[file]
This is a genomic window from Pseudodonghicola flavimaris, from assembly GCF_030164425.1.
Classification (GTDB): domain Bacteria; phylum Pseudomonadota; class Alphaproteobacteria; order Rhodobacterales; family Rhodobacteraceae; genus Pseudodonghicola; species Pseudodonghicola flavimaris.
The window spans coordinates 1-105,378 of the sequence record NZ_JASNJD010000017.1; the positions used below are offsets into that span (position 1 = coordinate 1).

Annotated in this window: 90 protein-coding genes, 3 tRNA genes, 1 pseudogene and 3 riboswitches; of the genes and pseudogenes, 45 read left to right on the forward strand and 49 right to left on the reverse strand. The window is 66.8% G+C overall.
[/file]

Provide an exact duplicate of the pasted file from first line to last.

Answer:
This is a genomic window from Pseudodonghicola flavimaris, from assembly GCF_030164425.1.
Classification (GTDB): domain Bacteria; phylum Pseudomonadota; class Alphaproteobacteria; order Rhodobacterales; family Rhodobacteraceae; genus Pseudodonghicola; species Pseudodonghicola flavimaris.
The window spans coordinates 1-105,378 of the sequence record NZ_JASNJD010000017.1; the positions used below are offsets into that span (position 1 = coordinate 1).

Annotated in this window: 90 protein-coding genes, 3 tRNA genes, 1 pseudogene and 3 riboswitches; of the genes and pseudogenes, 45 read left to right on the forward strand and 49 right to left on the reverse strand. The window is 66.8% G+C overall.